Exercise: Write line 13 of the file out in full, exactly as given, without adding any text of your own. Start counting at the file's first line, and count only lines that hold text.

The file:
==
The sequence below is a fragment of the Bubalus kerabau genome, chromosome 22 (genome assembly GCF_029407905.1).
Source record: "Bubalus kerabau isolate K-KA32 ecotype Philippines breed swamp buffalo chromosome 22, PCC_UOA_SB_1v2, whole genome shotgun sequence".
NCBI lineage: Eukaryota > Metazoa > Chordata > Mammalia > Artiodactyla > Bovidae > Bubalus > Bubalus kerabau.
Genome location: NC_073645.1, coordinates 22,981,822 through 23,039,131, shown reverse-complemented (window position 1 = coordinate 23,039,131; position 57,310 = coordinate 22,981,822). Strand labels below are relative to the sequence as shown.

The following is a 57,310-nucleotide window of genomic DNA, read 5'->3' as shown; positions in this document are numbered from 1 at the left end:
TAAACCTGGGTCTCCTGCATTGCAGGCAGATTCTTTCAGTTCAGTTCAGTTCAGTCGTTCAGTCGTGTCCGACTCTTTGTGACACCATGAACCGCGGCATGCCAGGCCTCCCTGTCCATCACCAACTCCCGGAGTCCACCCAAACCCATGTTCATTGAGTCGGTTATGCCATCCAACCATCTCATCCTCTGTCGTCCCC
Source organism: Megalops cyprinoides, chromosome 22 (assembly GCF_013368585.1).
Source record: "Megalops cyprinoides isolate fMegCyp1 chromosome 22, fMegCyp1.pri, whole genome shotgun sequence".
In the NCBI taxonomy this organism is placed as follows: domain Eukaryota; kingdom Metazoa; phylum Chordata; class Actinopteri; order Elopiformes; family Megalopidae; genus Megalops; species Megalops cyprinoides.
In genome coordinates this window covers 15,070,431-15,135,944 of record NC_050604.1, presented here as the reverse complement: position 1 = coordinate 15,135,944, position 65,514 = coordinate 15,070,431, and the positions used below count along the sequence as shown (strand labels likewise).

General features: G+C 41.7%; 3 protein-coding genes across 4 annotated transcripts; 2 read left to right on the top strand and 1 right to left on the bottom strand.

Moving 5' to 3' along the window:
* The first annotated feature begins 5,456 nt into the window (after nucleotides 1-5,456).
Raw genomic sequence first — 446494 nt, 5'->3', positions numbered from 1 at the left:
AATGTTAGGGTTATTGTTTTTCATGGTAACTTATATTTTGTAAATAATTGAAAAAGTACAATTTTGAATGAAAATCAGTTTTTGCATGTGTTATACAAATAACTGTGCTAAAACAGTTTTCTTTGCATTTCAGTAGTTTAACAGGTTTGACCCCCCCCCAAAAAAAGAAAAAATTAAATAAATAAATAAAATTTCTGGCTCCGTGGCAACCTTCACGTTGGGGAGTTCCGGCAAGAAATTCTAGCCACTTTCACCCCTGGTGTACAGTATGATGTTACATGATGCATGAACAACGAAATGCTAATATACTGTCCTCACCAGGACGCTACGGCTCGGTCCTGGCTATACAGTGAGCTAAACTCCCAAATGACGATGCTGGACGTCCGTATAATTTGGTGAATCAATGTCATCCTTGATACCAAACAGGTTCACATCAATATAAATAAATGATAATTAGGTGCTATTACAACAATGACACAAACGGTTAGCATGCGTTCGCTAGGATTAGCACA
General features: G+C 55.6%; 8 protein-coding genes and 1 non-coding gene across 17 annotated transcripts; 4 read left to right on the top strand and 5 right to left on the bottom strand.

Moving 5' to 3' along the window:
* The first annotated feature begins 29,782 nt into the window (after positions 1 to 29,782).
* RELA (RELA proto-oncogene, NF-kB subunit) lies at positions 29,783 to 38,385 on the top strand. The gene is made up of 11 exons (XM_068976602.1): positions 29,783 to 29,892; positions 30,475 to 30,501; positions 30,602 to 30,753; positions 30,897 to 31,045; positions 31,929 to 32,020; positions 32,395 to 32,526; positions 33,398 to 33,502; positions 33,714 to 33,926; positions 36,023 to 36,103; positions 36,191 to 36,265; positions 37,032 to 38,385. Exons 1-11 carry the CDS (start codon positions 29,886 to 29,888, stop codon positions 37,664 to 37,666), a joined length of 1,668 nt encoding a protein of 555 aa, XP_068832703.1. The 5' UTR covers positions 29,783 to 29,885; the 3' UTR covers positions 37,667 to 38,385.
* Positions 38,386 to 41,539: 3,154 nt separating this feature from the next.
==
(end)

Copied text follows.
* The first annotated feature begins 5,456 nt into the window (after nucleotides 1-5,456).